Comment & Analysis: Comparing Mobile Phone Contracts to Consumer Loans
August 30th, 2011
Is it better value to buy a mobile phone on a contract or to buy a SIM only handset upfront on credit?
I recently received an interesting e-mail from a Ken’s Tech Tips reader comparing a mobile phone contract to a consumer loan. I think it’s a fascinating way to analyse the features and costs of a mobile phone contract and to determine whether it really provides good value or not. In this article, I present another framework for analysing mobile phone contracts. This involves calculating the “effective interest rate” associated with a mobile phone contract. This rate should approximately be comparable to the interest rate charged on a loan if you were to borrow the money to buy a new phone instead.
The aim of this article is to compare the approximate costs of buying a phone on a contract compared to buying a phone on consumer credit. As a disclaimer, I’m not in the business of giving financial advice nor am I qualified to do so. Taking out a consumer loan may involve additional risks (for example the risk your home could be repossessed if you fail to keep up with repayments).
- 1 Why is a mobile phone contract just like a consumer loan?
- 2 Are mobile phone contracts always a good source of consumer credit?
- 3 Which mobile phone contracts were a cheap source of consumer credit?
- 4 Which phones have the lowest “effective interest rate”?
- 5 Which phones have the highest “effective interest rate”?
- 6 How can I calculate my own “effective interest rates”?
- 7 Final thoughts…
Why is a mobile phone contract just like a consumer loan?
There are two ways you can purchase a mobile phone and airtime tariff. The first method is to take out a new Pay Monthly mobile phone contract. You’ll pay a flat monthly fee (say £37/month). In exchange, you’ll get a “free” mobile phone and a set allowance of minutes, texts and internet to use every month.
The other method is to buy a phone upfront from a mobile phone retailer (this is called a SIM-free phone) and then to take out an airtime-only contract (called a SIM-only contract). These SIM-only tariffs are much cheaper than normal Pay Monthly contracts. You might pay something like £325 upfront for the phone but your monthly phone bill will then be lower (£21.50 per month for example).
|HTC HD7 on O2 600 tariff + 500MB data|
|Purchasing Method||Upfront Payment||Monthly Payment|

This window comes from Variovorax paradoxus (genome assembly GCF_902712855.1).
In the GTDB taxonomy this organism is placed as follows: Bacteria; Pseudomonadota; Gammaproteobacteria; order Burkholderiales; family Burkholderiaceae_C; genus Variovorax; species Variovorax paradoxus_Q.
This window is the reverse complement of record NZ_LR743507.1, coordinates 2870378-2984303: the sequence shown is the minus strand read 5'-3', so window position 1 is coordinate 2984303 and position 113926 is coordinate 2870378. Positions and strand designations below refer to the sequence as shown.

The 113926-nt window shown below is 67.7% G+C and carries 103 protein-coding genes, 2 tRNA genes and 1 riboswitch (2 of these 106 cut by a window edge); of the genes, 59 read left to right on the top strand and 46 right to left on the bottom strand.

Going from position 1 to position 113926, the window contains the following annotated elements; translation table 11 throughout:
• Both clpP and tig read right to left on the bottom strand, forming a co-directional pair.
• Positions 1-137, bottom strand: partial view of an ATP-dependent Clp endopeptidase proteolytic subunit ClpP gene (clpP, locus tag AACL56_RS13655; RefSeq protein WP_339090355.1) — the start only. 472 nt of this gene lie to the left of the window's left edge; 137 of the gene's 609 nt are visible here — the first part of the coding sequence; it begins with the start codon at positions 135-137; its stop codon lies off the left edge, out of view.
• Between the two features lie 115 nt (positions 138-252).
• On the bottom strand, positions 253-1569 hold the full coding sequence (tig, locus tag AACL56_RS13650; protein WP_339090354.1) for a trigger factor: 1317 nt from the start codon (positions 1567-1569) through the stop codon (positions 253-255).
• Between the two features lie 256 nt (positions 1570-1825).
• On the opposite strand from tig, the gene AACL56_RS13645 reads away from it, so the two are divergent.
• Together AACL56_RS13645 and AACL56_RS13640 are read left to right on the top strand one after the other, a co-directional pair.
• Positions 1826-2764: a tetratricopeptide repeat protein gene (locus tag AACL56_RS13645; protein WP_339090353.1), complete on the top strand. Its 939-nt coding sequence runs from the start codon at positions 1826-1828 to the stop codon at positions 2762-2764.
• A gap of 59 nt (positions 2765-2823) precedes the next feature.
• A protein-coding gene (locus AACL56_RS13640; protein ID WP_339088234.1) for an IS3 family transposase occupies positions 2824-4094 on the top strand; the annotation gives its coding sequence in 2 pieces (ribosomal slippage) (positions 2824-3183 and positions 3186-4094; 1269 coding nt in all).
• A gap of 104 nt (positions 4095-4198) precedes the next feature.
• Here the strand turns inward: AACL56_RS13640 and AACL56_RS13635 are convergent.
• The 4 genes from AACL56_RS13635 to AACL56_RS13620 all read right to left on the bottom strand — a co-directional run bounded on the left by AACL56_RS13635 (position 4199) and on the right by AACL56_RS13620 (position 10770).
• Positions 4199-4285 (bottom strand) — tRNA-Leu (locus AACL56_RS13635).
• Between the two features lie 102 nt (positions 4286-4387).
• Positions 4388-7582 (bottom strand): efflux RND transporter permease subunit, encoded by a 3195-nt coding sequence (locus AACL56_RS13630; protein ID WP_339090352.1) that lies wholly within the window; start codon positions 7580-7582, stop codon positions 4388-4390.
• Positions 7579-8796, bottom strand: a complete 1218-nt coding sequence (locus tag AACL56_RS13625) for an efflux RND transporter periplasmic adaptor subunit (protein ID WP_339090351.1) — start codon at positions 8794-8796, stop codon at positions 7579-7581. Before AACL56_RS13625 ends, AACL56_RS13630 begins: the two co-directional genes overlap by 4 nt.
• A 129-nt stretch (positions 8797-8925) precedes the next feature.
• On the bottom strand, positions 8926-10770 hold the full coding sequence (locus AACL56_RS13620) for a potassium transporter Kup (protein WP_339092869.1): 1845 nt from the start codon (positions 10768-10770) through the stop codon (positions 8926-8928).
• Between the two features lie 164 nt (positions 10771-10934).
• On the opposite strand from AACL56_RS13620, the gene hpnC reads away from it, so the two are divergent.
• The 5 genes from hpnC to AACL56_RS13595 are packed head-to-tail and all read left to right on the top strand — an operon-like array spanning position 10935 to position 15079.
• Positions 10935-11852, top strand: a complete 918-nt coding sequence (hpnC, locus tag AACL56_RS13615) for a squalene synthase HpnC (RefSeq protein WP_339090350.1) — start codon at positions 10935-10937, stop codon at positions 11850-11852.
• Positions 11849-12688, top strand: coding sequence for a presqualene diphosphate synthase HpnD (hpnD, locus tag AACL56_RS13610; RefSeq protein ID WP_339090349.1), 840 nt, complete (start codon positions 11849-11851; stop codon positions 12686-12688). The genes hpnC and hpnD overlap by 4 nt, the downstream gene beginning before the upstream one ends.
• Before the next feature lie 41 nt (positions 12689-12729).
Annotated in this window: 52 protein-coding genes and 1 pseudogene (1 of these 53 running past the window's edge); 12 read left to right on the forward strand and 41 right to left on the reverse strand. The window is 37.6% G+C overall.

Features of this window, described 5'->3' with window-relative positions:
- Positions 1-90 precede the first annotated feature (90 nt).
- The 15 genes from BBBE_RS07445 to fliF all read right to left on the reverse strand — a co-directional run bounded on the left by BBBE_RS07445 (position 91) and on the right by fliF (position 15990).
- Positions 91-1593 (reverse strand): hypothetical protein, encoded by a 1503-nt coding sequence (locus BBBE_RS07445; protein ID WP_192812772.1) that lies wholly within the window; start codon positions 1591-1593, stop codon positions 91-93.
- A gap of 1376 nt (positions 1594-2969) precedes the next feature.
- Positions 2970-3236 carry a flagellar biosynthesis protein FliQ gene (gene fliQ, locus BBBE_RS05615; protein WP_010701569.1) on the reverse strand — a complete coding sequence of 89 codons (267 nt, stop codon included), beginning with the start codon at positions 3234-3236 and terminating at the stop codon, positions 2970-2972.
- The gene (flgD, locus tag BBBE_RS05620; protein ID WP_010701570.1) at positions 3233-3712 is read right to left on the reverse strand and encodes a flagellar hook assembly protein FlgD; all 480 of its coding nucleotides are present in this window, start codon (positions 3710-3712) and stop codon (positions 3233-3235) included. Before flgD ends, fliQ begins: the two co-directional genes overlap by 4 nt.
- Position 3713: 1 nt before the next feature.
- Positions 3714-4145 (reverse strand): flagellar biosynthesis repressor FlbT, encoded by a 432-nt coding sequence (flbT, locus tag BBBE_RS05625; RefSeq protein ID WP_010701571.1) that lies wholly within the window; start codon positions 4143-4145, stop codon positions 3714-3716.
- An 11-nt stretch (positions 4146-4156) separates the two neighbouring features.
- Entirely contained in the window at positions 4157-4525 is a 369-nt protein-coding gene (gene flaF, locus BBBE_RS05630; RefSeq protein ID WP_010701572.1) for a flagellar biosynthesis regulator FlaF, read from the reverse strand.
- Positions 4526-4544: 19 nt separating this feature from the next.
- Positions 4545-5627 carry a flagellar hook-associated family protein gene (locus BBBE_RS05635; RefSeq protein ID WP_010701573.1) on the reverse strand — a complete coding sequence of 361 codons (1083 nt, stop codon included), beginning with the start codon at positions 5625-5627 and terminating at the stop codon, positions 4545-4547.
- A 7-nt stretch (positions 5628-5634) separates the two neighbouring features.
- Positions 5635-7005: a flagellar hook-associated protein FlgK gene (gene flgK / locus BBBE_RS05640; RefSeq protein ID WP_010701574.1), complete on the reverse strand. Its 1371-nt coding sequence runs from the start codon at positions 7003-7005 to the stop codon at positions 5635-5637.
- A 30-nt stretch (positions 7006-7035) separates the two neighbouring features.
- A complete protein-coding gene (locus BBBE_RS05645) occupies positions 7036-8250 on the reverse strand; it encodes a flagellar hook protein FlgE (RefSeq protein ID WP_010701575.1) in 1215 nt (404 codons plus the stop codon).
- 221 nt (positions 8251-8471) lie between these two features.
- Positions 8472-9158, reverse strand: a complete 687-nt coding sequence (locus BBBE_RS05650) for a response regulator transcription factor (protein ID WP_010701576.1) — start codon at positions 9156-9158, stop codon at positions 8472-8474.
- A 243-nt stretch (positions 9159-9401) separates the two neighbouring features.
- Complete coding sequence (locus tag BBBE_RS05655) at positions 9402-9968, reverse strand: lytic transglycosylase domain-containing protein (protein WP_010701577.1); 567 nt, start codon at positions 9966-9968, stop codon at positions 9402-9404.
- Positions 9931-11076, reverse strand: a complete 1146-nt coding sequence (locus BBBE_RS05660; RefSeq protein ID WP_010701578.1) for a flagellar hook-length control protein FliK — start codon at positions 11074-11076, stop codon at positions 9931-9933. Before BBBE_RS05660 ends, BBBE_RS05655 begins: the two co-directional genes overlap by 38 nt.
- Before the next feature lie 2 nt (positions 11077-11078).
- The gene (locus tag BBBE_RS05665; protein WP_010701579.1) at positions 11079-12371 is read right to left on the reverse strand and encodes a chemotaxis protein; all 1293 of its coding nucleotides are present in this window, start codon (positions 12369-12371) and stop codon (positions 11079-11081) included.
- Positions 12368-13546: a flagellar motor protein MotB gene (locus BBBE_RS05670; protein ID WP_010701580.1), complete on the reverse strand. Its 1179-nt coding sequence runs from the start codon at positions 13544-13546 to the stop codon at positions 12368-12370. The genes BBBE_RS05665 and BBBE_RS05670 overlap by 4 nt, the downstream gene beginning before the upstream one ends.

|Pay Monthly Contract||£0||£37|
|SIM-free phone + SIM Only Contract||£325||£21.50|
Table: The costs associated with purchasing a HTC HD7 on the “O2 600 + The All Rounder (500MB)” tariff on 20th August 2011. The HTC HD7 SIM-free phone price was obtained from Amazon.co.uk.
When we comparing these two methods of purchasing a new phone (the HTC HD7 in this case), we notice the Pay Monthly contract shares a lot of the same characteristics as a consumer loan. With the Pay Monthly contract, you’ll no longer need to pay the £325 to buy the phone upfront. Instead, you’ll pay for the phone in monthly instalments of £15.50/month over the 24 months of your contract (the first £21.50/month is for airtime, the next £15.50/month is for the phone adding up to £37/month in total). This means that over the course of your 24-month contract, you’ll pay back a total of £372 for your phone (£15.50 x 24 months).
If we treat a Pay Monthly contract as if it was a loan, we would say that you essentially borrowed £325 and paid back a total of £372 in monthly instalments over 24 months. The interest rate which is essentially being charged on the loan is 7.0% APR (“effective interest rate”). This is much lower than the rate charged by a credit card or a bank overdraft (usually around 15% APR or higher for both). Taking a consumer loan at 15% APR would have resulted in total repayments of £430. The conclusion is that in the case of this particular phone/tariff combination, the mobile phone contract is a relatively cheap source of consumer credit.
Are mobile phone contracts always a good source of consumer credit?
Not always – it depends very much on the phone and tariff you opt for. I’ve repeated the previous analysis to look at O2’s entire range of 33 Pay Monthly mobile phones. For the purposes of the study, I used the “O2 600 + The All Rounder (500MB)” tariff for comparison. Because the value of the mobile phone being offered was different in each case, there was a large range of “effective interest rates”.
The “effective interest rate” on the these mobile phone “loans” went as high as 75.6% in one case (you’d be much better off borrowing the money from a bank to buy the phone upfront and then taking a SIM-only deal). In 14 of the cases, the “effective interest rate” was above 20% making these mobile phone contracts a very expensive source of consumer credit.